Objective: In general, chemical plaque agents have been used in mouthwashes, gels, and dentifrices. In some situations, application of mouthwashes and dentifrices can be difficult. Therefore, different approaches for oral health-care have been needed. The aim of this study was to evaluate the effect of propolis chewing-gum compared to propolis-containing mouthwash on gingival inflammation and plaque accumulation on patients that refrained from daily oral hygiene procedures for 5 days. Materials and Methods: 10 college students with systemically healthy and very good oral hygiene and gingival health were included in this randomized, single-blind, crossover 5-day plaque regrowth with a 3-day washout period clinical study. After plaque scores were reduced to zero, participants were asked to refrain from oral hygiene procedures and allocated to either propolis mouthwash or chewing-gum group. Chewing-gum was performed after meals 3 times a day for 20 min mouthwash group was instructed to rinse mouthwash 2 times a day for 1 min. On day 5, the clinical periodontal measurements containing plaque and gingival indexes were taken from the participants. Results: The both plaque and gingival indexes of propolis mouthwash group were significantly lower than that of the propolis chewing-gum group (P = 0.005). Conclusion: It was demonstrated that the propolis mouthwash was more effective than the propolis chewing gum on the plaque inhibition and the gingival inflammation. PMID:26038663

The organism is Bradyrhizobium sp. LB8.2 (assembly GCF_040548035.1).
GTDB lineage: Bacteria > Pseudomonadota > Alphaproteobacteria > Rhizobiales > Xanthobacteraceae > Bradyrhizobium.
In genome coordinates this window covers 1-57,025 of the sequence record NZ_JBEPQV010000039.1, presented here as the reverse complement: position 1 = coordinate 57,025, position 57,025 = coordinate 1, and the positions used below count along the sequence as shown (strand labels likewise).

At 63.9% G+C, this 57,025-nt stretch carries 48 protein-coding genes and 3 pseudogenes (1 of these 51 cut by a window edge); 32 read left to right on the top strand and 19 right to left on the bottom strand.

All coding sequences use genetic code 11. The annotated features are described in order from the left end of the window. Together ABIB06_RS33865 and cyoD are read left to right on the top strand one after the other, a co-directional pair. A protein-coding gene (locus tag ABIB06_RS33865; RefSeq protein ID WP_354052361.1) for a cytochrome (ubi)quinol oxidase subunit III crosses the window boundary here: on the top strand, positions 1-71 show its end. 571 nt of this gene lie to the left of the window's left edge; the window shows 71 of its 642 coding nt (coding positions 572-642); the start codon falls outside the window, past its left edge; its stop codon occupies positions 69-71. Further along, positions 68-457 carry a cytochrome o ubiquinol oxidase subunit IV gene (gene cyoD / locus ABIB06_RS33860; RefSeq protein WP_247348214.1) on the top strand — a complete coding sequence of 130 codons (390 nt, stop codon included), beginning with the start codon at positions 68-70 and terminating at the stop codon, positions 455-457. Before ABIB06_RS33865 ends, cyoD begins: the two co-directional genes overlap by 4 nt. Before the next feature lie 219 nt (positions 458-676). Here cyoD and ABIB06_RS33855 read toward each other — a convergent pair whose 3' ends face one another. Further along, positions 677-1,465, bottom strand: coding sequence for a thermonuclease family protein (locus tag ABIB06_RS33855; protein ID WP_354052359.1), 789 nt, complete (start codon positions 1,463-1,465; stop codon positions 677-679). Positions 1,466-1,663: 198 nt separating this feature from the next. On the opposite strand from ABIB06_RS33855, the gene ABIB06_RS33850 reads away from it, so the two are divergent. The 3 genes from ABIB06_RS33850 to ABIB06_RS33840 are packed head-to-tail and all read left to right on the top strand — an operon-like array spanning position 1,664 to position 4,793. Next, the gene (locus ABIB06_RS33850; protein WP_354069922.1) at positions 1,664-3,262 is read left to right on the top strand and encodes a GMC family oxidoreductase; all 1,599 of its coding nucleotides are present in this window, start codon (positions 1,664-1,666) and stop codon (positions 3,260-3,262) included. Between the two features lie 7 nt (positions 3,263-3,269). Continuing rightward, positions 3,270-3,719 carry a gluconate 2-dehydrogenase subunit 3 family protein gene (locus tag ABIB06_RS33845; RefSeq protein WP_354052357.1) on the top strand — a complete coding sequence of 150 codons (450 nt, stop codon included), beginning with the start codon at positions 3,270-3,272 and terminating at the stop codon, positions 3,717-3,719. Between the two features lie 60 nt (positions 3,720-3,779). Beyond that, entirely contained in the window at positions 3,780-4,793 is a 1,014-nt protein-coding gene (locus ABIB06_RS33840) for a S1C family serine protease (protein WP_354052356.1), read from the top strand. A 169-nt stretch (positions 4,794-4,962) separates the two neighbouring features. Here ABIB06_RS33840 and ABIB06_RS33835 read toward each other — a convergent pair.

9. Cary Potter on Independent Education

    ERIC Educational Resources Information Center